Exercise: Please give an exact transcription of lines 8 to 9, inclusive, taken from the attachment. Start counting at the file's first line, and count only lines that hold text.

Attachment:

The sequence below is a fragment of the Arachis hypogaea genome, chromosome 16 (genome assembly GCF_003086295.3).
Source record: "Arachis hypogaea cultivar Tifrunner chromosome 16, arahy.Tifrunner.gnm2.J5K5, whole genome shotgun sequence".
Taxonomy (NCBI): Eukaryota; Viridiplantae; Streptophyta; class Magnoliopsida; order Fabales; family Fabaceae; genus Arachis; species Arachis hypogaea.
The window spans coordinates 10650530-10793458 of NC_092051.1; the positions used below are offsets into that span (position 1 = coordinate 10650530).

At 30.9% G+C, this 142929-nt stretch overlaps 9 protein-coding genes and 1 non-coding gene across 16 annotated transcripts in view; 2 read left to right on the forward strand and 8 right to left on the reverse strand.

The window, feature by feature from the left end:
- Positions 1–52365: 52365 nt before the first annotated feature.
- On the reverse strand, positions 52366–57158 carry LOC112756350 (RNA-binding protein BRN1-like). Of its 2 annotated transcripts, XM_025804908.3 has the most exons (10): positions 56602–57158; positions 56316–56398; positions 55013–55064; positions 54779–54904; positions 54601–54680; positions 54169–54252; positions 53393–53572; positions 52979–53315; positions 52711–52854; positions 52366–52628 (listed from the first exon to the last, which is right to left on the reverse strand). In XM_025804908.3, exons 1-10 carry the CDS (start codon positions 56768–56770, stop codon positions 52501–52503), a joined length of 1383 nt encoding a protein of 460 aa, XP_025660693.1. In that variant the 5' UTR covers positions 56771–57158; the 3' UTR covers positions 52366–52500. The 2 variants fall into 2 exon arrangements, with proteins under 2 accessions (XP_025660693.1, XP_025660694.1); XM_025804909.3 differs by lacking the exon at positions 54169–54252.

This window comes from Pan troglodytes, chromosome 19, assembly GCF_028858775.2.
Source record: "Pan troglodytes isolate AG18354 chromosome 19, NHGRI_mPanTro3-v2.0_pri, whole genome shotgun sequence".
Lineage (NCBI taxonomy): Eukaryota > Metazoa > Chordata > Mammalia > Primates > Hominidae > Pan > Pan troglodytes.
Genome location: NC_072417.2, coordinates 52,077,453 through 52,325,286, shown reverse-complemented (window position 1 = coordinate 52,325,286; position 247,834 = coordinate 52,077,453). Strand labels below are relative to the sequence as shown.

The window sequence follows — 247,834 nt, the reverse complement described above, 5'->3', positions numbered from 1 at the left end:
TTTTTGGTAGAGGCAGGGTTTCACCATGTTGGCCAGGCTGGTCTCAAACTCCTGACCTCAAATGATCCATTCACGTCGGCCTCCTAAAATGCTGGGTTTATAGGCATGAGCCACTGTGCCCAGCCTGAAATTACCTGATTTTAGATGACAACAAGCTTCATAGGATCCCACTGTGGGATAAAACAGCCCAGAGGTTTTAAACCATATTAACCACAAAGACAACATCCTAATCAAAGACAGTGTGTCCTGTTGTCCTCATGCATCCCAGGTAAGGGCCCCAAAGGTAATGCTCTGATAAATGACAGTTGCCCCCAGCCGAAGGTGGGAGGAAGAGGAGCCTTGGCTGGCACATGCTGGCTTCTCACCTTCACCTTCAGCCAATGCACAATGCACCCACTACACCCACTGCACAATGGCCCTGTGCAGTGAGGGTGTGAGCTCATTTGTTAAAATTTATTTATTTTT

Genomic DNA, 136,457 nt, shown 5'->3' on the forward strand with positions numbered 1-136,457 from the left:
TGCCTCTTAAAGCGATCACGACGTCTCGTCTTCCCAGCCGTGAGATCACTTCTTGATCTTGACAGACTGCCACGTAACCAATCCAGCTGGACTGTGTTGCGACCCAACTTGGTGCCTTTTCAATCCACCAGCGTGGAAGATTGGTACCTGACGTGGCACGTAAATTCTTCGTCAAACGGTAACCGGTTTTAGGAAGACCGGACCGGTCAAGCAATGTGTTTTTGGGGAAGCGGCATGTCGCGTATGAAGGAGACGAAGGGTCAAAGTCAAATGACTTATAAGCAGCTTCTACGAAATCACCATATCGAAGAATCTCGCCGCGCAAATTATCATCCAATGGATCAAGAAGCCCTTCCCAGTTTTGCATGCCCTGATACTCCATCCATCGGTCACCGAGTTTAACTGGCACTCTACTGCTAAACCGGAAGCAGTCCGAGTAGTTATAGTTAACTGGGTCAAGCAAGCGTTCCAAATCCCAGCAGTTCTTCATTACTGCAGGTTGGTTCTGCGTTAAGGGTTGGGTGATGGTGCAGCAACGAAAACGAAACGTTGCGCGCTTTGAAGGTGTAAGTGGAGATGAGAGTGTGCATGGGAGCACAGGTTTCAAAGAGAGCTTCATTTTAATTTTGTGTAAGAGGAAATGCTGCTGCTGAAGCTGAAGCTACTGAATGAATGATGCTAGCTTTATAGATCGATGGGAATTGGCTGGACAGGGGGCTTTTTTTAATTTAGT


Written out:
- On the reverse strand, positions 52366–57158 carry LOC112756350 (RNA-binding protein BRN1-like). Of its 2 annotated transcripts, XM_025804908.3 has the most exons (10): positions 56602–57158; positions 56316–56398; positions 55013–55064; positions 54779–54904; positions 54601–54680; positions 54169–54252; positions 53393–53572; positions 52979–53315; positions 52711–52854; positions 52366–52628 (listed from the first exon to the last, which is right to left on the reverse strand). In XM_025804908.3, exons 1-10 carry the CDS (start codon positions 56768–56770, stop codon positions 52501–52503), a joined length of 1383 nt encoding a protein of 460 aa, XP_025660693.1. In that variant the 5' UTR covers positions 56771–57158; the 3' UTR covers positions 52366–52500. The 2 variants fall into 2 exon arrangements, with proteins under 2 accessions (XP_025660693.1, XP_025660694.1); XM_025804909.3 differs by lacking the exon at positions 54169–54252.

This window comes from Pan troglodytes, chromosome 19, assembly GCF_028858775.2.